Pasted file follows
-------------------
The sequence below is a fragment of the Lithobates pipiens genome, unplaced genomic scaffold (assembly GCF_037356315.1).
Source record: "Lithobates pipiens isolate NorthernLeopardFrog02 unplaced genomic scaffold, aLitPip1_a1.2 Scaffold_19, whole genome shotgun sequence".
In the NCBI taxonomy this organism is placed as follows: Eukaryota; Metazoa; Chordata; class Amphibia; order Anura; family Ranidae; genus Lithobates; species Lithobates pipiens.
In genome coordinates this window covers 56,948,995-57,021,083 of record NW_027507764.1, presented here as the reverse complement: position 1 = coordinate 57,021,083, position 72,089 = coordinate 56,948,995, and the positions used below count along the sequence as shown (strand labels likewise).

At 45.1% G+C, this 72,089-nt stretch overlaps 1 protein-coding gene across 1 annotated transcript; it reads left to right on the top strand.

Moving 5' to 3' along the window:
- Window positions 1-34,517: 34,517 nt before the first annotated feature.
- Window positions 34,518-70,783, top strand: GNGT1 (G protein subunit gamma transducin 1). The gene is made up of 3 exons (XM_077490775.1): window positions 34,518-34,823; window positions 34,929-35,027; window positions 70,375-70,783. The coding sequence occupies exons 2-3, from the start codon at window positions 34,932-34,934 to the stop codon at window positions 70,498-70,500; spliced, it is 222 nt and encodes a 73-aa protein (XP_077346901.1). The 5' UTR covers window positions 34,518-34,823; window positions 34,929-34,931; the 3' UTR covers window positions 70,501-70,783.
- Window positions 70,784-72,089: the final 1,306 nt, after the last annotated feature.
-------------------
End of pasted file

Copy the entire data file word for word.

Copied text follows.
The sequence below is a fragment of the Lithobates pipiens genome, unplaced genomic scaffold (assembly GCF_037356315.1).
Source record: "Lithobates pipiens isolate NorthernLeopardFrog02 unplaced genomic scaffold, aLitPip1_a1.2 Scaffold_19, whole genome shotgun sequence".
In the NCBI taxonomy this organism is placed as follows: Eukaryota; Metazoa; Chordata; class Amphibia; order Anura; family Ranidae; genus Lithobates; species Lithobates pipiens.
In genome coordinates this window covers 56,948,995-57,021,083 of record NW_027507764.1, presented here as the reverse complement: position 1 = coordinate 57,021,083, position 72,089 = coordinate 56,948,995, and the positions used below count along the sequence as shown (strand labels likewise).

At 45.1% G+C, this 72,089-nt stretch overlaps 1 protein-coding gene across 1 annotated transcript; it reads left to right on the top strand.

Moving 5' to 3' along the window:
- Window positions 1-34,517: 34,517 nt before the first annotated feature.
- Window positions 34,518-70,783, top strand: GNGT1 (G protein subunit gamma transducin 1). The gene is made up of 3 exons (XM_077490775.1): window positions 34,518-34,823; window positions 34,929-35,027; window positions 70,375-70,783. The coding sequence occupies exons 2-3, from the start codon at window positions 34,932-34,934 to the stop codon at window positions 70,498-70,500; spliced, it is 222 nt and encodes a 73-aa protein (XP_077346901.1). The 5' UTR covers window positions 34,518-34,823; window positions 34,929-34,931; the 3' UTR covers window positions 70,501-70,783.
- Window positions 70,784-72,089: the final 1,306 nt, after the last annotated feature.